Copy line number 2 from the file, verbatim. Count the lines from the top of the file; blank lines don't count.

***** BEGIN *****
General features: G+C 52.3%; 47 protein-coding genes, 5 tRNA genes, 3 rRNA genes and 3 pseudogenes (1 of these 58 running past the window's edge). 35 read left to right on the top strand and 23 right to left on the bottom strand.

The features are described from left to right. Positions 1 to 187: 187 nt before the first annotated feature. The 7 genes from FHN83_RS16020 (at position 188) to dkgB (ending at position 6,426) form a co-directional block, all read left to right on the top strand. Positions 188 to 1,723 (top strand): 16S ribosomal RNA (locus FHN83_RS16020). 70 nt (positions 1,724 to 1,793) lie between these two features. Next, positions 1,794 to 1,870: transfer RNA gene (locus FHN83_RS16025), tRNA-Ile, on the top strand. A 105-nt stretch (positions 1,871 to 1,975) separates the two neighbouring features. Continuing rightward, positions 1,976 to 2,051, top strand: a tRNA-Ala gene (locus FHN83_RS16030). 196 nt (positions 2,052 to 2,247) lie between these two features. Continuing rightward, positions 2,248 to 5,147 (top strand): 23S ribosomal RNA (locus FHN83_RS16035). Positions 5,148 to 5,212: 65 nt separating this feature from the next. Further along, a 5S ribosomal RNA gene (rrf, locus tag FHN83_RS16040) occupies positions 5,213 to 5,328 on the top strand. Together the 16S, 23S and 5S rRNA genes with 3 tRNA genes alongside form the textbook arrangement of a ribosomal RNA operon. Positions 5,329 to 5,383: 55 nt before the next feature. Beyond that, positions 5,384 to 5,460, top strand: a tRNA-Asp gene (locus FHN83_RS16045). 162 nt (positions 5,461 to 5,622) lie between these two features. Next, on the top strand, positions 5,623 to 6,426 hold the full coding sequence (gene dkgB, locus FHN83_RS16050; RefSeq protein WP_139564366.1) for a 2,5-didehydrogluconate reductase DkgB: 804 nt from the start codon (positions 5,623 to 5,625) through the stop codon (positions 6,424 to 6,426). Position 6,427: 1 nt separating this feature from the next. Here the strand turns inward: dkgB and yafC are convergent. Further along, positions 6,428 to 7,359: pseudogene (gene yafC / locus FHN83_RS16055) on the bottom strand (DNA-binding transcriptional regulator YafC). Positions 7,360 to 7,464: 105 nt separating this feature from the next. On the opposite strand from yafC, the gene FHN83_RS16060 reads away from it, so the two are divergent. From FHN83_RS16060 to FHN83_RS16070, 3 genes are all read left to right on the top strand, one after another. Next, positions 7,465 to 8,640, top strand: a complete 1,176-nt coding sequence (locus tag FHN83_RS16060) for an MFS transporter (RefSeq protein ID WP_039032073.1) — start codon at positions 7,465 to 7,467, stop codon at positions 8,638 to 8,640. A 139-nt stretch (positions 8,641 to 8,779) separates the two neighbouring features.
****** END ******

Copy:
The features are described from left to right. Positions 1 to 187: 187 nt before the first annotated feature. The 7 genes from FHN83_RS16020 (at position 188) to dkgB (ending at position 6,426) form a co-directional block, all read left to right on the top strand. Positions 188 to 1,723 (top strand): 16S ribosomal RNA (locus FHN83_RS16020). 70 nt (positions 1,724 to 1,793) lie between these two features. Next, positions 1,794 to 1,870: transfer RNA gene (locus FHN83_RS16025), tRNA-Ile, on the top strand. A 105-nt stretch (positions 1,871 to 1,975) separates the two neighbouring features. Continuing rightward, positions 1,976 to 2,051, top strand: a tRNA-Ala gene (locus FHN83_RS16030). 196 nt (positions 2,052 to 2,247) lie between these two features. Continuing rightward, positions 2,248 to 5,147 (top strand): 23S ribosomal RNA (locus FHN83_RS16035). Positions 5,148 to 5,212: 65 nt separating this feature from the next. Further along, a 5S ribosomal RNA gene (rrf, locus tag FHN83_RS16040) occupies positions 5,213 to 5,328 on the top strand. Together the 16S, 23S and 5S rRNA genes with 3 tRNA genes alongside form the textbook arrangement of a ribosomal RNA operon. Positions 5,329 to 5,383: 55 nt before the next feature. Beyond that, positions 5,384 to 5,460, top strand: a tRNA-Asp gene (locus FHN83_RS16045). 162 nt (positions 5,461 to 5,622) lie between these two features. Next, on the top strand, positions 5,623 to 6,426 hold the full coding sequence (gene dkgB, locus FHN83_RS16050; RefSeq protein WP_139564366.1) for a 2,5-didehydrogluconate reductase DkgB: 804 nt from the start codon (positions 5,623 to 5,625) through the stop codon (positions 6,424 to 6,426). Position 6,427: 1 nt separating this feature from the next. Here the strand turns inward: dkgB and yafC are convergent. Further along, positions 6,428 to 7,359: pseudogene (gene yafC / locus FHN83_RS16055) on the bottom strand (DNA-binding transcriptional regulator YafC). Positions 7,360 to 7,464: 105 nt separating this feature from the next. On the opposite strand from yafC, the gene FHN83_RS16060 reads away from it, so the two are divergent. From FHN83_RS16060 to FHN83_RS16070, 3 genes are all read left to right on the top strand, one after another. Next, positions 7,465 to 8,640, top strand: a complete 1,176-nt coding sequence (locus tag FHN83_RS16060) for an MFS transporter (RefSeq protein ID WP_039032073.1) — start codon at positions 7,465 to 7,467, stop codon at positions 8,638 to 8,640. A 139-nt stretch (positions 8,641 to 8,779) separates the two neighbouring features.